Conventional Versus Hypofractionated Radiation Therapy for Localized Prostate Cancer: A Meta-analysis of Randomized Noninferiority Trials.

Eur Urol Focus 2019 Jul 5;5(4):577-584. Epub 2017 Dec 5.

Department of Radiation Oncology, Brigham and Women's Hospital Boston, MA, USA; Dana Farber Cancer Institute, Boston, MA, USA.

Context: Whether hypofractionated radiation therapy (RT) compared with conventionally fractionated RT provides comparable or possibly improved cancer control without increased toxicity in localized prostate cancer (PC) remains unknown.

Objective: Realizing from the CHHiP trial that outcomes are highly sensitive to the dose fractionation schedule and number of treatments, we conducted a systematic review and meta-analysis selecting only the randomized noninferiority trials, because the randomized arms closely approximated one another in terms of the dose fractionation schedule, and compared cancer control and toxicity of hypofractionated RT with conventionally fractionated RT for localized PC.

Evidence Acquisition: Randomized noninferiority trials evaluating hypofractionated (2.4-4Gy daily fractions for 15-30 treatments) versus conventionally fractionated RT (1.8-2Gy daily fractions for 40-45 treatments) in men with localized PC were selected. Studies that were not noninferiority trials, used extreme hypofractionation, or treated metastatic disease were excluded. Three studies were retained for analysis. Data were pooled using a random-effects model to determine hazard ratio (HR) and risk ratio (RR). Heterogeneity was assessed via chi-square test, I statistics, and metaregression. The primary outcome was disease-free survival (DFS), defined as death from any cause or biochemical, local, regional, or distant progression.

Evidence Synthesis: Of the 5484 men, 3553 (64.8%) had intermediate-risk PC. Hypofractionated RT as compared with conventionally fractionated RT was associated with significantly improved DFS (HR 0.869; 95% confidence interval [CI], 0.757, 0.998; p=0.047), whereas overall survival was not (HR 0.84; 95% CI, 0.66, 1.07; p=0.16). Acute grade 2 or higher gastrointestinal toxicity was significantly increased with hypofractionation (RR 1.42; 95% CI 1.15, 1.77; p=0.002); however, this did not translate into late grade 2 or higher gastrointestinal toxicity. An increase in late grade 2 or higher genitourinary complications was observed (RR 1.18; 95% CI 0.98, 1.43; p=0.08).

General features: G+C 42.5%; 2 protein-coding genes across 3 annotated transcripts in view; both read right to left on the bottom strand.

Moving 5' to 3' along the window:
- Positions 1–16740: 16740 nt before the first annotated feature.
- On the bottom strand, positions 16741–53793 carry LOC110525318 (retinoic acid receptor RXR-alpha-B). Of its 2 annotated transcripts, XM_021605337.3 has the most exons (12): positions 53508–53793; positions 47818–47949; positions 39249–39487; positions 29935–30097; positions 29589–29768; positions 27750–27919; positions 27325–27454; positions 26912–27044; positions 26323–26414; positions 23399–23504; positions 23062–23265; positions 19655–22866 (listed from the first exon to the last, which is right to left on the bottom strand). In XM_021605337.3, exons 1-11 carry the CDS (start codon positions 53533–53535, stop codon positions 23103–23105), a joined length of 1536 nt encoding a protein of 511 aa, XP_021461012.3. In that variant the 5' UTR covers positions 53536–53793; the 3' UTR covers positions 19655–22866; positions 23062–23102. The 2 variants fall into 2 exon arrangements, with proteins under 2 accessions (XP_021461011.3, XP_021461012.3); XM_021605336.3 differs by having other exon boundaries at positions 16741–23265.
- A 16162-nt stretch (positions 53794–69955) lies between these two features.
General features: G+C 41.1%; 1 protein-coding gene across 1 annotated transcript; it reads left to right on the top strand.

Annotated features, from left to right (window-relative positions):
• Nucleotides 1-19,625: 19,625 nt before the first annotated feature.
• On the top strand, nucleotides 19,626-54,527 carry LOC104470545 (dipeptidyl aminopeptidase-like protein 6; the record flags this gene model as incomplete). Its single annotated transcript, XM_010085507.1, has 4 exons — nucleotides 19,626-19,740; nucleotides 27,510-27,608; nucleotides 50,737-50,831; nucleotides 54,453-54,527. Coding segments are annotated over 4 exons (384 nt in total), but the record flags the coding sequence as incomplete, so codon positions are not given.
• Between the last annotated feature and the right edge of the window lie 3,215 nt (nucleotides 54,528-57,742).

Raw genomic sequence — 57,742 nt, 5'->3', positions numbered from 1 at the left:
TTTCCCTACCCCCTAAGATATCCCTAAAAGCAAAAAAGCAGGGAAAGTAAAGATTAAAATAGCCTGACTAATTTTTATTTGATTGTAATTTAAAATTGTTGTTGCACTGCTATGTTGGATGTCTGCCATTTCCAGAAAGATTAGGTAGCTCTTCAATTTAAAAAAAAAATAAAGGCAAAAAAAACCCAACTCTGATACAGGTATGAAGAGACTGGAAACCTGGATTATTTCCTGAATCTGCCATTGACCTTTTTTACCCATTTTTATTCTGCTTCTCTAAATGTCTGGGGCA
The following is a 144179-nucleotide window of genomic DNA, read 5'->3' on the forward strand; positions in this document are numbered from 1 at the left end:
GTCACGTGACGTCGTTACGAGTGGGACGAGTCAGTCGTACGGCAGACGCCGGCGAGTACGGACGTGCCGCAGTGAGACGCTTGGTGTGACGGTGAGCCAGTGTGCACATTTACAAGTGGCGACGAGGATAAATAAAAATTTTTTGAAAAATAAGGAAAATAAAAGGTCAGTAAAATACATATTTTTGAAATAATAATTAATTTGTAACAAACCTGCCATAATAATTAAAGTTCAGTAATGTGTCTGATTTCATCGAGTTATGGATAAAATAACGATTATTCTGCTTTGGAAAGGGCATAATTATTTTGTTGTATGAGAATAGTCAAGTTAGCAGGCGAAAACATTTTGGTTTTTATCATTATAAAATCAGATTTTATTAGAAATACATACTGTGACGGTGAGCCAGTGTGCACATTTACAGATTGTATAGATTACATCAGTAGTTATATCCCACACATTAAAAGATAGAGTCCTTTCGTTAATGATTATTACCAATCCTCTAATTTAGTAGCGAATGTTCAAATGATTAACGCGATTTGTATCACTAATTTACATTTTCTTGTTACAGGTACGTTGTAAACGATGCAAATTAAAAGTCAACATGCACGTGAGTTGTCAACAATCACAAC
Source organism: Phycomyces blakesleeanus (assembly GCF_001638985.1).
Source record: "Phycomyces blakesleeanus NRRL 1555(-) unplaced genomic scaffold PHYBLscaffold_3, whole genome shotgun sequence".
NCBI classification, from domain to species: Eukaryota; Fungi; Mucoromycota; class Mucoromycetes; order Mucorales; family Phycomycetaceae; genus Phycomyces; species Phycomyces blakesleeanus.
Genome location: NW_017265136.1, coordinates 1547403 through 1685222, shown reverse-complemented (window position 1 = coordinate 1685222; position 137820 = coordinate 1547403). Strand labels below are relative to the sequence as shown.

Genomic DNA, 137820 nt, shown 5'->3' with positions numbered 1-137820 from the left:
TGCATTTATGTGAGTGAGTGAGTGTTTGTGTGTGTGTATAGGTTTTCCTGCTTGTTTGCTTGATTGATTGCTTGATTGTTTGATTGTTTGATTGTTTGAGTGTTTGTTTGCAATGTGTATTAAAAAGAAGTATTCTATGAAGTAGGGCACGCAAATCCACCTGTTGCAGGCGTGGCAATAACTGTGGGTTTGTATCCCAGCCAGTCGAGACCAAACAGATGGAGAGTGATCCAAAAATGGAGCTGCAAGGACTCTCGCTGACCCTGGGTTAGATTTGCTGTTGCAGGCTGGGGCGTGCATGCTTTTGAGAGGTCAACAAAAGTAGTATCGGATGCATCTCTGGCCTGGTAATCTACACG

Conclusions: Hypofractionated RT as compared with conventionally fractionated RT could improve DFS in men with intermediate-risk PC and, therefore, would be reasonable to consider in men who do not have risk factors for late genitourinary complications.

Patient Summary: Treatment with a shorter course of radiation, using higher doses per treatment over fewer days, may be the preferred approach in appropriately selected patients with localized prostate cancer.

Download full-text PDF

Source
http://dx.doi.org/10.1016/j.euf.2017.10.011DOI Listing
July 2019
17 Reads

Publication Analysis

Top Keywords

conventionally fractionated
20
noninferiority trials
16
compared conventionally
12
randomized noninferiority
12
prostate cancer
12
grade higher
12
localized prostate
12
late grade
8
dose fractionation
8
daily fractions
8
cancer control
8
fractionation schedule
8
hypofractionated compared
8
gastrointestinal toxicity
8
radiation therapy
8
higher gastrointestinal
8
hypofractionated radiation
8
hypofractionated
6
conventionally
5
cancer
5

Similar Publications